At issue are claims in a lawsuit filed by Lampert accusing a group of creditors of not having handed over "hundreds of millions of dollars of assets," leaving his Transform Holdco short on what had been promised and voiding financial obligations including the payouts to former employees. Transform Holdco has paid at least $128 million it was not obligated to cover, and is now owed $20 million, along with the Sears corporate headquarters in Illinois, Lampert contends. 

"It's kind of a mess. If you're an employee waiting for your severance payment, you're probably going to have to wait longer," Sarah Foss, a legal analyst at Debtwire, told CBS MoneyWatch. Lampert's side is not saying nobody's liable for paying severance, but rather questioning which entity is responsible, she added. 

"Transform believes that prompt resolution of these matters is important and necessary at this time to allow the bankruptcy court and creditors to consider the Defendants' proposed Chapter 11 plan," a spokesman emailed, citing its May 25 complaint against Sears Holdings, filed with the U.S. Bankruptcy Court for the Southern District of New York.

A group of creditors who opposed Lampert's bid for Sears is asking the bankruptcy court judge to make Lampert pay more than $200 million as part of his court-sanctioned deal for the retailer's assets. Lampert and Transform, they contend in their own legal claim, are trying to "litigate after-the-fact a better deal for itself than the deal for which it bargained."

Attorneys for those creditors did not return requests for comment. The creditors' group previously filed its own lawsuit accusing Lampert, ESL and others of bad-faith deals that allegedly shifted billions Lampert's way at the retailer's expense.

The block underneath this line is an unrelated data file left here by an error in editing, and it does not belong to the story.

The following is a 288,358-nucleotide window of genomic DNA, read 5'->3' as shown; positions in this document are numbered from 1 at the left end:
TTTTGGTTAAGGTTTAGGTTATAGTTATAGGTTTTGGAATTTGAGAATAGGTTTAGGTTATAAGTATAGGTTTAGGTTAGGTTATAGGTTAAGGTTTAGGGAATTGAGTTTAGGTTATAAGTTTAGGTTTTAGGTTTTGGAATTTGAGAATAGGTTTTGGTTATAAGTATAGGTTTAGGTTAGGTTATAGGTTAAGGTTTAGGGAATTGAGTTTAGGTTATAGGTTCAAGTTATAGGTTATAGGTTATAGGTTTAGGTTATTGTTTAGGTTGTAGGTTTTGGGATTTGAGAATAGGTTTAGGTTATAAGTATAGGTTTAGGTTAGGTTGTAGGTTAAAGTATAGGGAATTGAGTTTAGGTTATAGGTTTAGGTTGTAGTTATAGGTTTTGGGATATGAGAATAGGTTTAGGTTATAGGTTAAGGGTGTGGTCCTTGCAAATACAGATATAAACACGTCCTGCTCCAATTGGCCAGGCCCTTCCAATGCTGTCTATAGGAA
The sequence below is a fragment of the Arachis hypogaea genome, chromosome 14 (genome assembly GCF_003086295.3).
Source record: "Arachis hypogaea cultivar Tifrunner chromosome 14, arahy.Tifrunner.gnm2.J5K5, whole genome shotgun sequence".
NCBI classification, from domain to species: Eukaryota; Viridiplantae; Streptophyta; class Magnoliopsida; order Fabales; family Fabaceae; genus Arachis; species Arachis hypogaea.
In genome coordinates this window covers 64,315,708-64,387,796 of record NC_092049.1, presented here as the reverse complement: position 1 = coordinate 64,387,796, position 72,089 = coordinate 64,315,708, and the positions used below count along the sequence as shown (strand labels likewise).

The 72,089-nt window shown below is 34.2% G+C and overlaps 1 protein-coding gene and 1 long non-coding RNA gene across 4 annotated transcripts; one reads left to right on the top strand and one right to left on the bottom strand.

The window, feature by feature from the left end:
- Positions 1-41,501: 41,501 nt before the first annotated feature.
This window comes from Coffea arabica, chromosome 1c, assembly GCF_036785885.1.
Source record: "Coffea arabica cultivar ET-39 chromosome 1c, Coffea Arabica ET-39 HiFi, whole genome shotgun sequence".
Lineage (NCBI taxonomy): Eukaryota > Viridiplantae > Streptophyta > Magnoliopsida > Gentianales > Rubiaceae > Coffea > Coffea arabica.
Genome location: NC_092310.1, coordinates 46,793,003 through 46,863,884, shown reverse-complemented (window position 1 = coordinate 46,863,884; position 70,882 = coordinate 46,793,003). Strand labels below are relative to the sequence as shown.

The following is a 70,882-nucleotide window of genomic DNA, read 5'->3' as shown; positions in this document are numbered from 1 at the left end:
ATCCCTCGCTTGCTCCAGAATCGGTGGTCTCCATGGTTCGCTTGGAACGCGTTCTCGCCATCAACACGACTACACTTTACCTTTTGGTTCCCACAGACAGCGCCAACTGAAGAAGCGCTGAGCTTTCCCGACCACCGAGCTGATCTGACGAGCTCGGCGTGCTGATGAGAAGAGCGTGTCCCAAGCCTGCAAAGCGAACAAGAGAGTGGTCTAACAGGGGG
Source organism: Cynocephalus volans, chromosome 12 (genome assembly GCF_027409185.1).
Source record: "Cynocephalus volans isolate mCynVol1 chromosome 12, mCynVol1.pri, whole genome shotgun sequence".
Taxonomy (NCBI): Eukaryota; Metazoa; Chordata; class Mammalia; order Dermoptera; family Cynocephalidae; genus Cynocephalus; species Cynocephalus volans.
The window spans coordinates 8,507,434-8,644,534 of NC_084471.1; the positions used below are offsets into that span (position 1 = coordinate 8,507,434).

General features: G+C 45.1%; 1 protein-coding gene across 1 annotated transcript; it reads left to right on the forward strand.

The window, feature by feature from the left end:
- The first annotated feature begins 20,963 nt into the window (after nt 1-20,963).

According to Debtwire's Foss, Lampert's latest legal claim is likely an attempt at gaining leverage ahead of settlement discussions. "This is their shot at making all of this litigation going away," she said.  

In March, an undisclosed number of 90,000 Sears retirees learned the retailer had ended their life insurance benefits.

Sears offered itself for sale through the bankruptcy court after years with Lampert at its helm as the chief executive and largest shareholder. 

Lampert's concession to former employees had followed a campaign by labor advocates to shame the billionaire into providing financial assistance to Sears and Kmart workers laid off without severance. A similar effort yielded some financial help for tens of thousands of laid-off Toys R Us workers. 

"Sears always promised us one week of severance pay for every year we were with the company. But after 21 years of service, I was laid off in January of 2019 and received just four weeks of severance pay," Brenda Urrutia, of El Centro, California, said in a statement issued Tuesday by the union-backed United for Respect. "It's not fair that Eddie Lampert and his friends are walking away with billions and now trying to cheat dedicated employees like me from what we were promised."